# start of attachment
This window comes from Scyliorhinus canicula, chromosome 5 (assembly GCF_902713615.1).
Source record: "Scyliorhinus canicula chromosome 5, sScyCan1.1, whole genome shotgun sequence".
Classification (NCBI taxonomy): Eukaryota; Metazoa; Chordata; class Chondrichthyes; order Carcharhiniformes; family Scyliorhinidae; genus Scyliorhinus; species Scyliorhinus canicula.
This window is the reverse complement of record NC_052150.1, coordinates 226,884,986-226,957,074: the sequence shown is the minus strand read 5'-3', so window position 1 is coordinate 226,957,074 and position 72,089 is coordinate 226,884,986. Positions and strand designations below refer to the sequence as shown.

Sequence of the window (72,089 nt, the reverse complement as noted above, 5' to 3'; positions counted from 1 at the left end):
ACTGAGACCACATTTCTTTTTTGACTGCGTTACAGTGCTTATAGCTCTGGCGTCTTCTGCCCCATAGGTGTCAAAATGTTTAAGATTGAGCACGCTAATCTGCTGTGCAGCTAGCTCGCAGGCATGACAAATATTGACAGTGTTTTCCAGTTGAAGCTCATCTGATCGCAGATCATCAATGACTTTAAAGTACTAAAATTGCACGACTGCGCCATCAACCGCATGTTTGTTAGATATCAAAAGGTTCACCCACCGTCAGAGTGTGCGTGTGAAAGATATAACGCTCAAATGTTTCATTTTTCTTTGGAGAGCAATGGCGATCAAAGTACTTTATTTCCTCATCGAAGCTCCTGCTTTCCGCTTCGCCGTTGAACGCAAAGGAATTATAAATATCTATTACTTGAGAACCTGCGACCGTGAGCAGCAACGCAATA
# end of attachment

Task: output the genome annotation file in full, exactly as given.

This window comes from Scyliorhinus canicula, chromosome 5 (assembly GCF_902713615.1).
Source record: "Scyliorhinus canicula chromosome 5, sScyCan1.1, whole genome shotgun sequence".
Classification (NCBI taxonomy): Eukaryota; Metazoa; Chordata; class Chondrichthyes; order Carcharhiniformes; family Scyliorhinidae; genus Scyliorhinus; species Scyliorhinus canicula.
This window is the reverse complement of record NC_052150.1, coordinates 226,884,986-226,957,074: the sequence shown is the minus strand read 5'-3', so window position 1 is coordinate 226,957,074 and position 72,089 is coordinate 226,884,986. Positions and strand designations below refer to the sequence as shown.

Sequence of the window (72,089 nt, the reverse complement as noted above, 5' to 3'; positions counted from 1 at the left end):
ACTGAGACCACATTTCTTTTTTGACTGCGTTACAGTGCTTATAGCTCTGGCGTCTTCTGCCCCATAGGTGTCAAAATGTTTAAGATTGAGCACGCTAATCTGCTGTGCAGCTAGCTCGCAGGCATGACAAATATTGACAGTGTTTTCCAGTTGAAGCTCATCTGATCGCAGATCATCAATGACTTTAAAGTACTAAAATTGCACGACTGCGCCATCAACCGCATGTTTGTTAGATATCAAAAGGTTCACCCACCGTCAGAGTGTGCGTGTGAAAGATATAACGCTCAAATGTTTCATTTTTCTTTGGAGAGCAATGGCGATCAAAGTACTTTATTTCCTCATCGAAGCTCCTGCTTTCCGCTTCGCCGTTGAACGCAAAGGAATTATAAATATCTATTACTTGAGAACCTGCGACCGTGAGCAGCAACGCAATA